A newly modified Coast Guard jet that has radar and infrared systems will enable pilots to lock onto and track suspected drug traffickers' planes through clouds or darkness.

The first of a fleet of nine Nighthawks, as they're nick-named, was dedicated at a ceremony Monday in a hangar at National Airport."It's a particularly bad day for those who would smuggle drugs into this country," Adm. Paul A. Yost, commandant of the Coast Guard, said at the dedication.

"Now that I've got these aircraft, I say to the drug smugglers two things: If you're in the business, I'd look for other employment, and you can run but you can't hide," Yost said.

The planes, which will initially be based in Miami and Mobile, Ala., are modified versions of the Coast Guard's medium-range surveillance jet, the HU-25A Guardian, built by Falcon Jet Corp. of Little Rock, Ark.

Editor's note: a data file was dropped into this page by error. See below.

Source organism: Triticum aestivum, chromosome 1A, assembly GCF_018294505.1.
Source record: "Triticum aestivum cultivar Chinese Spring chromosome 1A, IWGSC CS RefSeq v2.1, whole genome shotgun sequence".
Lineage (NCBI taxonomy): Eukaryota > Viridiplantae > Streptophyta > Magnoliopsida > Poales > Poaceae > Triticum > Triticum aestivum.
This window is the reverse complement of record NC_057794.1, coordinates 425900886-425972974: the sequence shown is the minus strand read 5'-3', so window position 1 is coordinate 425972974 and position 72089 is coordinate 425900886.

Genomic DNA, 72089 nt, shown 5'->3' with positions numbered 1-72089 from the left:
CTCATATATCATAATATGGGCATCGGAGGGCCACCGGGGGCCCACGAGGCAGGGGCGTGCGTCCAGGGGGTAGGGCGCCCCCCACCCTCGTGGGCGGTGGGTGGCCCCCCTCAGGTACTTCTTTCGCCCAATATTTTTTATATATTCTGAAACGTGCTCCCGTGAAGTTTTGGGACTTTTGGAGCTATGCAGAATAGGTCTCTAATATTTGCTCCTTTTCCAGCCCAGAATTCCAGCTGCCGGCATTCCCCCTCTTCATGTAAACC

They have been equipped with a sensor system that combines the long-range radar used in the F-16 fighter jet with a forward-looking infrared, or FLIR, sensor.

Previously, Coast Guard planes were equipped with a radar system designed to track ships and had no infrared at all, said Lt. Bob Quirk, the Coast Guard interceptor pilot who flew the first completed Nighthawk to Washington for the dedication.

"Before, we did not have any altitude information (on the target planes); we did not have any closure speed information besides what we could judge with our eyeball," Quirk said.

"This jet is twice as fast as any other Coast Guard plane," said Sen. Alfonse M. D'Amato, R-N.Y., who appeared at the dedication. "It can fly at 380 knots at 20,000 feet above sea level for five hours up to 2,045 miles."

Transportation Secretary James Burnley, who also participated in the ceremony, said the United States is "under siege" by drug dealers.

"When you're under attack by a formidable enemy . . . you've got to have state-of-the-art weaponry and you've got to have leadership," he said.